Sound Takes Flight in San Juan Capistrano

San Juan Capistrano, CA (November 28, 2007)--Designed to coincide with the installation of a new and incredibly ornate, gold retablo (an artistic wall or surface) altar, and ambo (lectern)—officials at Mission Basilica San Juan Capistrano decided an upgraded sound system would also be deployed. Grand Rapids, MI-based MuSonics, an acoustics consulting firm, handled the design of the church’s new SR system, which includes wireless mics and automated mixing from Lectrosonics.
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San Juan Capistrano, CA (November 28, 2007)--Designed to coincide with the installation of a new and incredibly ornate, gold retablo (an artistic wall or surface) altar, and ambo (lectern)—officials at Mission Basilica San Juan Capistrano decided an upgraded sound system would also be deployed. Grand Rapids, MI-based MuSonics, an acoustics consulting firm, handled the design of the church’s new SR system, which includes wireless mics and automated mixing from Lectrosonics.

The system was installed and completed by Audio Associates of San Diego, CA; according to Peter Borchard, MuSonics’ A/V systems designer, “The church was in dire need of a new automated mixing system. It was too easy for well-meaning, but uninitiated people to change the old automixer’s settings and inadvertently make matters worse. Church officials were eager to find a solution that would enable them to circumvent this problem and obtain good, repeatable audio performance.” To rectify this situation, Borchard specified a Lectrosonics DM1612 Digital Automatic Matrix Mixer.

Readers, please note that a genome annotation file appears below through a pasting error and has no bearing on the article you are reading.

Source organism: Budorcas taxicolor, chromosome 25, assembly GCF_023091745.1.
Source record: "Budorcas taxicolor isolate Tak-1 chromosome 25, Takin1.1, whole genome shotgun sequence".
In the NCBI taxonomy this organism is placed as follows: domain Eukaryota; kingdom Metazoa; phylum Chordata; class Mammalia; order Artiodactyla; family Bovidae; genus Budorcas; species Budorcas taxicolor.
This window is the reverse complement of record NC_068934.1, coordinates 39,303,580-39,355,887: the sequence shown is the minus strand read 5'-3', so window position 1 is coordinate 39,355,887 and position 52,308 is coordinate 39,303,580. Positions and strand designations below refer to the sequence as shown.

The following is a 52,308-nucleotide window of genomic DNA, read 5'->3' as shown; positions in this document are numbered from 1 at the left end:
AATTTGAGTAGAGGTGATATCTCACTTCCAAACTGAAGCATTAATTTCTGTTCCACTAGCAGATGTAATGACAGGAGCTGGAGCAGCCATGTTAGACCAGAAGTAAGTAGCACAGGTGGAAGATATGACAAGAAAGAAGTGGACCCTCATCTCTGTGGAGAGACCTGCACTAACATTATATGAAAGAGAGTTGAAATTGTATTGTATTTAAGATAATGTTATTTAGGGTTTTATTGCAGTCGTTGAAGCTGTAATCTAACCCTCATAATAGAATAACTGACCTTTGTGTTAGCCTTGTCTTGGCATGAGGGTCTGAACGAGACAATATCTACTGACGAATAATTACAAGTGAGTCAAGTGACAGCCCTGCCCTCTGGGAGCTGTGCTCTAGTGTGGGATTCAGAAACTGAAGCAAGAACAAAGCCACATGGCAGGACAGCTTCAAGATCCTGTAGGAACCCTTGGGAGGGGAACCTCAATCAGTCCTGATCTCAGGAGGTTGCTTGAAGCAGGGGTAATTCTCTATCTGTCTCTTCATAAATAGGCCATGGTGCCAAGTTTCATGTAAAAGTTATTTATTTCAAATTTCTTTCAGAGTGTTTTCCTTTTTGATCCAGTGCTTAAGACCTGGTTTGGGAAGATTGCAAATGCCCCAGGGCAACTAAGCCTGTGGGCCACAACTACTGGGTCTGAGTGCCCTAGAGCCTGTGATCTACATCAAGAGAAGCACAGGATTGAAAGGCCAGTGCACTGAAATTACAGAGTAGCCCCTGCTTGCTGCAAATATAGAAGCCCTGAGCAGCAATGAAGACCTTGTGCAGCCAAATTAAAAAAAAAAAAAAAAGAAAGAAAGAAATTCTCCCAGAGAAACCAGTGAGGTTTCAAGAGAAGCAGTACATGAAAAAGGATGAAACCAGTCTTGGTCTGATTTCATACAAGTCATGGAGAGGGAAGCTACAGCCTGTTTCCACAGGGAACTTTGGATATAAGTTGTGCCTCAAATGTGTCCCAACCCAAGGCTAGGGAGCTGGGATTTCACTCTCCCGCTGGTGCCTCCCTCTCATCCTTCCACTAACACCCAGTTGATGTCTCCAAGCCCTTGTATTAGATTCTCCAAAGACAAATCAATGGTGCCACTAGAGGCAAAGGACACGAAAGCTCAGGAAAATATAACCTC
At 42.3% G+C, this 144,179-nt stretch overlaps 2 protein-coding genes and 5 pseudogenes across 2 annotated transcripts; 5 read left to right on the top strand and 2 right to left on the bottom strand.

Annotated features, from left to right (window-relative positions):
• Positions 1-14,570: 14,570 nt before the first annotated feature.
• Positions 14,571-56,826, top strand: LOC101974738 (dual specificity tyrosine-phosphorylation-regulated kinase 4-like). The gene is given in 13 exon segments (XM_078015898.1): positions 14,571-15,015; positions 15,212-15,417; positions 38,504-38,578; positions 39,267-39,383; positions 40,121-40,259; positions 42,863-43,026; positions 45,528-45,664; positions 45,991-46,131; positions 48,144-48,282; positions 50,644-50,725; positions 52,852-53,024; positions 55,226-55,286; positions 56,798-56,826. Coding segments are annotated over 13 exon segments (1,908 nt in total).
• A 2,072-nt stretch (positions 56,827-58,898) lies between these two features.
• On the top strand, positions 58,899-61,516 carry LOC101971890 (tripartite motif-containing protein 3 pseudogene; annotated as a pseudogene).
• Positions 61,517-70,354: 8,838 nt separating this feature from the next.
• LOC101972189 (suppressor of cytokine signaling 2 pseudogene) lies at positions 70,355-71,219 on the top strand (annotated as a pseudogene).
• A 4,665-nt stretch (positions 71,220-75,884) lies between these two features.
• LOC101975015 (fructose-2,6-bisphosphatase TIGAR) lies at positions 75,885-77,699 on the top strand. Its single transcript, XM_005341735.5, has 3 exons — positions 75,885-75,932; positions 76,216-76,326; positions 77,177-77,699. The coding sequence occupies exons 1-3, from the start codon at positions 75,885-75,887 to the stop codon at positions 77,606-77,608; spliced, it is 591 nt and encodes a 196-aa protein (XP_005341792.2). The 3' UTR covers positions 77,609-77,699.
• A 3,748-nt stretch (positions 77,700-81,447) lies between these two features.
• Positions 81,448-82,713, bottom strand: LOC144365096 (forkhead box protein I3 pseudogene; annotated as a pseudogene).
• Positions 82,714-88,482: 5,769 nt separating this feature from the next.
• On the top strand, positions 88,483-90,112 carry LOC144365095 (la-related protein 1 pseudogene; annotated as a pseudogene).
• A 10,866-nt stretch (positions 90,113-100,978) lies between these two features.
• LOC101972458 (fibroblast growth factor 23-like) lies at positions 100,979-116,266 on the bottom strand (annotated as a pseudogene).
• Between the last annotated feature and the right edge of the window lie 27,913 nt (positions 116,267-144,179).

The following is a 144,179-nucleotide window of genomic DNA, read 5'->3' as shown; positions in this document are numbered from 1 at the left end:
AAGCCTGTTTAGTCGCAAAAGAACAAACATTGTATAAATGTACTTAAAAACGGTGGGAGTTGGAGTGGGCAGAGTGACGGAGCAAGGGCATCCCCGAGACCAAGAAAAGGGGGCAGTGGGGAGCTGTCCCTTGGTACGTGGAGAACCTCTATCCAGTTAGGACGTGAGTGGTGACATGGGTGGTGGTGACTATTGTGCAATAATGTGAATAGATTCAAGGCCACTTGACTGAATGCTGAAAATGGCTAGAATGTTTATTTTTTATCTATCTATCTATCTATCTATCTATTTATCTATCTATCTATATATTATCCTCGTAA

To facilitate freedom of movement for church leaders, Borchard also specified wireless microphone setups consisting of four LM Digital Hybrid UHF Belt Pack Transmitters plus a single UT Digital Hybrid Wireless Handheld Transmitter, all of which feed into a VR Venue modular receiver system stocked with five VRS receiver modules.

“The four belt pack transmitters are used with Countryman E6 over the ear microphones,” said Borchard, “while the fifth wireless microphone is a handheld model that can easily be passed from one person to another during services. By using the Venue receiver system, which is modular and, hence, expandable, the church still has the capacity to add another channel should it be necessary at a later time.”

“The ability to expand the system was an important design consideration,” continued Borchard, “and this is yet another reason we went with the Lectrosonics DM1612. In addition to the five wireless mics and two hard-wired mics for the ambo and cantor (the church’s song leader), the mixer also accommodates a CD player and the outputs of a small tabletop mixer that is used for the small contemporary musical ensemble. Even so, there remain several open channels for future expansion.”

Lectrosonics
www.lectrosonics.com